Best CFL or LED cabin lights? - SailNet Community

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Go Back   SailNet Community > On Board > Gear & Maintenance
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  #1  
Old 02-01-2010
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Best CFL or LED cabin lights?

OK, I enter a fray. One of my cabin lights broke and it has prompted me to replace at least that one, if not more. It is a standard incandescent with a single bayonet bulb of 25 W I think. So 2 amps.

I've done a massive amount of reading on cabin lights, and am familiar with all the rationales for CFL and LED, but when push comes to shove, it is painfully difficult to choose from among the baffling array of choices.

What I seek is a light for above our galley sink. It must be at least as bright as the 25W incandescent.

I purchased and tried to install an Innovative Lighting flourescent with a 13W bulb but besides it having some defective wiring, it was not bright enough. Not as bright as the other 25W incandescents.

I'm really open to anyone who can seriously vouch for some CFL or LED cabin lights that give off plenty of light. I'm aware of Alpenglow, but am not convinced their 9W model gives off enough light. They say 600 lumens, but how can their 9W flourescent give off more light than the 13W fllourescent I just tried today?

I welcome your thoughts and suggestions.
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Old 02-02-2010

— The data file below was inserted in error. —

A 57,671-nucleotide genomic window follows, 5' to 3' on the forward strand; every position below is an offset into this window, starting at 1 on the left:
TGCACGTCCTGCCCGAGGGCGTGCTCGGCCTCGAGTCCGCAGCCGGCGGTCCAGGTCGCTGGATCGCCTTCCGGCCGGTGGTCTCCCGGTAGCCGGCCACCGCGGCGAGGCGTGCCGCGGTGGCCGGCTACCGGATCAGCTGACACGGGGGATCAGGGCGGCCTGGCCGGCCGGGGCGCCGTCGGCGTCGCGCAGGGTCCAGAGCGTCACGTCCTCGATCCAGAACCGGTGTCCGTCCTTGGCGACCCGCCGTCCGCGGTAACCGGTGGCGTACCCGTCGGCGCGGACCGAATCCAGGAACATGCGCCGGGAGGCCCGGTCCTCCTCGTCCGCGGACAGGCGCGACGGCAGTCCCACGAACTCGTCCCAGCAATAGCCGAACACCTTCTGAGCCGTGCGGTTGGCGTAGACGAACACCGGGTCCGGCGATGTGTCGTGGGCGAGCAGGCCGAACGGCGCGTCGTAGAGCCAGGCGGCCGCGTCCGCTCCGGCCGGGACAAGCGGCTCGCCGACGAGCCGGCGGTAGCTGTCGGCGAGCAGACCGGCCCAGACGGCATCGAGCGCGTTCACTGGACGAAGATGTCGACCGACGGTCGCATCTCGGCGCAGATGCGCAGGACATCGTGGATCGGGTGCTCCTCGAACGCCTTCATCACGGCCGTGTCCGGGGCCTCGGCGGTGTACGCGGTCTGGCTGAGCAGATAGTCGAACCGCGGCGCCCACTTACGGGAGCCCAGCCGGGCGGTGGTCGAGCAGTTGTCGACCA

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No commercial LED will give you that much light. The CFL or fluros will give more total light over a larger area, but the spot brightness will be less.
I think your only option is a 20w halogen globe.
Their might be something in the HID range. I have a 35W one that would put out loads more light than you have at present, but they are not readily available in lower wattages.
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Old 02-02-2010
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Fortunately an enterprising Sailnetter has done the work to help you make an informed decsion. This place is better that Practical Sailor!

LED Bulb Comparison !!!
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Old 02-02-2010
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Good info

Thanks midlife and noelex. Of course I know and revere Mainsail like everyone here for his photo-documentation of projects, but that post didn't come up in my search. Mainesail did not address fluorescents, but one of the responses to his post included a link to a Nigel Calder article in Professional Boatbuilder Professional BoatBuilder - October/November 2008 that was the most useful thing I have read.